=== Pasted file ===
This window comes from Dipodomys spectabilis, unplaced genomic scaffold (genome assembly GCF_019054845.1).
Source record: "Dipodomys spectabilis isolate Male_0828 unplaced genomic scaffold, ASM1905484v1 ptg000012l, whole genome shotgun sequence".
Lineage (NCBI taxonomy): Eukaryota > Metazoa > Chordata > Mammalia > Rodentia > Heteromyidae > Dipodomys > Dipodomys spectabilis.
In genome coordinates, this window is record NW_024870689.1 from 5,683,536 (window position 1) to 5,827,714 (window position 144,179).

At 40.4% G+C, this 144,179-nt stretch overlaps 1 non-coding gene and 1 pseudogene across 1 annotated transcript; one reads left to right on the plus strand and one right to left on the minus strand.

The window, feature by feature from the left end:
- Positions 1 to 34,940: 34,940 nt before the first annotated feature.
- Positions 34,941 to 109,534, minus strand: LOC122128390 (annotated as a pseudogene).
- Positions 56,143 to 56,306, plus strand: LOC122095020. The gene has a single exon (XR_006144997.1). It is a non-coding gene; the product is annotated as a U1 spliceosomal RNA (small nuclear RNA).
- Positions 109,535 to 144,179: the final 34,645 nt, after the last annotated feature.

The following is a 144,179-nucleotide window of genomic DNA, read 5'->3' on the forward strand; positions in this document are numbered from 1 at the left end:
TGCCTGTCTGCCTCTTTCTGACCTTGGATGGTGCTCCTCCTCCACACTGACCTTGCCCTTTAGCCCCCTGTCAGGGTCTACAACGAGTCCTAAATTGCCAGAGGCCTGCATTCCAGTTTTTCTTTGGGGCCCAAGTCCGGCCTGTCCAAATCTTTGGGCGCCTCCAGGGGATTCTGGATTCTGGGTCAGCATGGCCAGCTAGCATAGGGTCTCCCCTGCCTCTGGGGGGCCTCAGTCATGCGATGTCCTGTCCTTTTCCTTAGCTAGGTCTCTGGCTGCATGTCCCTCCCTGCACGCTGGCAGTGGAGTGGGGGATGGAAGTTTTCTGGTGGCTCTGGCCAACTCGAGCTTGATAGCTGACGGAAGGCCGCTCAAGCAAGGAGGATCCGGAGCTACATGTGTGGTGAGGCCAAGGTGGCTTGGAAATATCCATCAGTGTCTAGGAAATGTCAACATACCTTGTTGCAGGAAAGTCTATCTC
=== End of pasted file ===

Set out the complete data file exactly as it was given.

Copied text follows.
This window comes from Dipodomys spectabilis, unplaced genomic scaffold (genome assembly GCF_019054845.1).
Source record: "Dipodomys spectabilis isolate Male_0828 unplaced genomic scaffold, ASM1905484v1 ptg000012l, whole genome shotgun sequence".
Lineage (NCBI taxonomy): Eukaryota > Metazoa > Chordata > Mammalia > Rodentia > Heteromyidae > Dipodomys > Dipodomys spectabilis.
In genome coordinates, this window is record NW_024870689.1 from 5,683,536 (window position 1) to 5,827,714 (window position 144,179).

At 40.4% G+C, this 144,179-nt stretch overlaps 1 non-coding gene and 1 pseudogene across 1 annotated transcript; one reads left to right on the plus strand and one right to left on the minus strand.

The window, feature by feature from the left end:
- Positions 1 to 34,940: 34,940 nt before the first annotated feature.
- Positions 34,941 to 109,534, minus strand: LOC122128390 (annotated as a pseudogene).
- Positions 56,143 to 56,306, plus strand: LOC122095020. The gene has a single exon (XR_006144997.1). It is a non-coding gene; the product is annotated as a U1 spliceosomal RNA (small nuclear RNA).
- Positions 109,535 to 144,179: the final 34,645 nt, after the last annotated feature.

The following is a 144,179-nucleotide window of genomic DNA, read 5'->3' on the forward strand; positions in this document are numbered from 1 at the left end:
TGCCTGTCTGCCTCTTTCTGACCTTGGATGGTGCTCCTCCTCCACACTGACCTTGCCCTTTAGCCCCCTGTCAGGGTCTACAACGAGTCCTAAATTGCCAGAGGCCTGCATTCCAGTTTTTCTTTGGGGCCCAAGTCCGGCCTGTCCAAATCTTTGGGCGCCTCCAGGGGATTCTGGATTCTGGGTCAGCATGGCCAGCTAGCATAGGGTCTCCCCTGCCTCTGGGGGGCCTCAGTCATGCGATGTCCTGTCCTTTTCCTTAGCTAGGTCTCTGGCTGCATGTCCCTCCCTGCACGCTGGCAGTGGAGTGGGGGATGGAAGTTTTCTGGTGGCTCTGGCCAACTCGAGCTTGATAGCTGACGGAAGGCCGCTCAAGCAAGGAGGATCCGGAGCTACATGTGTGGTGAGGCCAAGGTGGCTTGGAAATATCCATCAGTGTCTAGGAAATGTCAACATACCTTGTTGCAGGAAAGTCTATCTC